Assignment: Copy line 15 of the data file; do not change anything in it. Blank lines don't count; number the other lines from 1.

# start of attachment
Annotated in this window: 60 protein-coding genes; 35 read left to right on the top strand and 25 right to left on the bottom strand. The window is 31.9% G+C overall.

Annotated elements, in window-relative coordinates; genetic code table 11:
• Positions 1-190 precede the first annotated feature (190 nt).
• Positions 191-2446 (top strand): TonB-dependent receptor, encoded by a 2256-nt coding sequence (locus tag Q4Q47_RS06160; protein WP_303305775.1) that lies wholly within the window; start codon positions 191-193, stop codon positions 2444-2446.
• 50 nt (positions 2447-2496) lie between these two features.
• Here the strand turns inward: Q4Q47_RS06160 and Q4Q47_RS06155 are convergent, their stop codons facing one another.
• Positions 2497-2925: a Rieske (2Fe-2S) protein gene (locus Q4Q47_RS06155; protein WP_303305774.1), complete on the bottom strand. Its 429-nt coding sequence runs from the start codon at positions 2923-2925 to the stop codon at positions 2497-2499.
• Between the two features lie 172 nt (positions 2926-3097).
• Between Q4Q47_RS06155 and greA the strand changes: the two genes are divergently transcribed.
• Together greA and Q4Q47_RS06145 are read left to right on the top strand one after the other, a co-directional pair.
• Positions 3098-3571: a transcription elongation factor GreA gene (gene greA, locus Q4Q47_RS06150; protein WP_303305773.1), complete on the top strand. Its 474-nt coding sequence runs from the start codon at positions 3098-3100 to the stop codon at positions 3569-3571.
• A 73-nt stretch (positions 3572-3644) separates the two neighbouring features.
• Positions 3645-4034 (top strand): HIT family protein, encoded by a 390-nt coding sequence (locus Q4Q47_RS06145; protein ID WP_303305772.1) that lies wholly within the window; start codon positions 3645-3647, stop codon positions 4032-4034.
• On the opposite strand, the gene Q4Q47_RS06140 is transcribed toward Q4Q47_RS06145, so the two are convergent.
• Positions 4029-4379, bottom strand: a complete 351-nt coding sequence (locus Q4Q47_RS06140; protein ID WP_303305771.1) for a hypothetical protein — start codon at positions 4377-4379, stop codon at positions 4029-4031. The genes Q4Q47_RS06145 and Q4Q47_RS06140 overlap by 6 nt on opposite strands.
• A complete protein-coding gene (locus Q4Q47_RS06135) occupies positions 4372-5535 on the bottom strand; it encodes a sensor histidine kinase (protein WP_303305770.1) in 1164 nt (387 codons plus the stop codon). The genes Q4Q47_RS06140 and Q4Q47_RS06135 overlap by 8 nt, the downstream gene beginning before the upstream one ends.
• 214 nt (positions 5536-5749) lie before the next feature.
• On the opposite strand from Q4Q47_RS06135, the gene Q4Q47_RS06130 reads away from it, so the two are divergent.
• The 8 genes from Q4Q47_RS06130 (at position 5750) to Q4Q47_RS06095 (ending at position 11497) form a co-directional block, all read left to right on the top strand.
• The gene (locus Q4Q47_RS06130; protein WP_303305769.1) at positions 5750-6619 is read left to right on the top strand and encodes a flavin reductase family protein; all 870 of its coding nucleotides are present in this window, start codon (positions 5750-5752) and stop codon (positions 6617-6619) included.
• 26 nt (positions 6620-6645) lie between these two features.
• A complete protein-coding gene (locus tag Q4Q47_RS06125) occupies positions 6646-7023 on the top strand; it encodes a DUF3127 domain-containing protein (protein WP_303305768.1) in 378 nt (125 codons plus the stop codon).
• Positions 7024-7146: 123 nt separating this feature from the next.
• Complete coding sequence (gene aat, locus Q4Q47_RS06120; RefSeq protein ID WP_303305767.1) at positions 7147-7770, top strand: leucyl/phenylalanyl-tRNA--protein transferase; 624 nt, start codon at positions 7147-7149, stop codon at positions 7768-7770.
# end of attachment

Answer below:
• Positions 4029-4379, bottom strand: a complete 351-nt coding sequence (locus Q4Q47_RS06140; protein ID WP_303305771.1) for a hypothetical protein — start codon at positions 4377-4379, stop codon at positions 4029-4031. The genes Q4Q47_RS06145 and Q4Q47_RS06140 overlap by 6 nt on opposite strands.